MCLEAN, Va., Oct. 11 (UPI) -- A U.S. patient education organization says the Affordable Care Act will help many Americans with asthma and allergies to breathe easier.
Tonya Winders, chief operating officer of the Allergy & Asthma Network Mothers of Asthmatics in McLean, Va., said the health insurance Marketplaces, which opened for enrollment on Oct. 1 contain elements that pertain to those with chronic asthma and allergies, while others go into effect Jan. 1, 2014.
"Under the Affordable Care Act, many patients with allergies or asthma will breathe easier," Winders said in a statement. "They are more likely to obtain cost-effective and much-needed preventive, primary and specialty care services."
One-in-12 American, about 25 million, have asthma.
"We don't know why asthma rates are rising, we do know that most people with asthma can control their symptoms and prevent asthma attacks by avoiding asthma triggers and correctly using prescribed medicines, such as inhaled corticosteroids," the Centers for Disease Control said on its website. "The number of people diagnosed with asthma grew by 4.3 million from 2001-09. Asthma was linked to 3,447 deaths in 2007. U.S. asthma costs grew from about $53 billion in 2002 to about $56 billion in 2007."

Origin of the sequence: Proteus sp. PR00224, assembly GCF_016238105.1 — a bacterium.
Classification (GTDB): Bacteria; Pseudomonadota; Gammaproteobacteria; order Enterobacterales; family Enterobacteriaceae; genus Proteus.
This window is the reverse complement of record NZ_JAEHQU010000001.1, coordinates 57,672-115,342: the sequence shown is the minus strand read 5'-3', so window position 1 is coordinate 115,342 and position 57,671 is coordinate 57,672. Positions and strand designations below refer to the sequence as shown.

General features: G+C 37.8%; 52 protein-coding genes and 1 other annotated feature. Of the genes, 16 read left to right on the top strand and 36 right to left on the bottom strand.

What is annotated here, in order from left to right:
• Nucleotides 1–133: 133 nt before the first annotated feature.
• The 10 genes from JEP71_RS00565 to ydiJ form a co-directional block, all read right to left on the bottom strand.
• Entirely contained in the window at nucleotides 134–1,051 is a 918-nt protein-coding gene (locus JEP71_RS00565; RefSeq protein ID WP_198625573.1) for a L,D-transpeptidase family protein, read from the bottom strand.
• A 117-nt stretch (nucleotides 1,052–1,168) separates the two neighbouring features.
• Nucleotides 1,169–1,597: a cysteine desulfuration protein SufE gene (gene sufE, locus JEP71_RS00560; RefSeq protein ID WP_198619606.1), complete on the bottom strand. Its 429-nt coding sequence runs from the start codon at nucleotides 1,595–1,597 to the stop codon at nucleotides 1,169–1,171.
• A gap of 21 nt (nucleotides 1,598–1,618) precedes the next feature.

Key provisions of the Affordable Care Act involving asthma and allergies include:
-- Health insurance companies cannot arbitrarily cancel health insurance due to a chronic illness, such as asthma, or high use of healthcare, such as immunotherapy.
-- Doctor-recommended allergy and asthma screenings and tests are covered under all plans at no extra cost to patients.
-- Patients who do not have employer provided health insurance can buy individual health insurance policies that go into effect Jan. 1, 2014, that cannot charge more for pre-existing conditions.
-- Parents can purchase health benefits for children without being denied or paying significantly more due to pre-existing conditions.
-- Lifetime dollar caps for all health insurance policies are now illegal and annual caps will be eliminated Jan. 1, 2014.
Read more about healthcare reform and its impact on allergy and asthma patients in Allergy & Asthma Today, AANMA's quarterly magazine in November.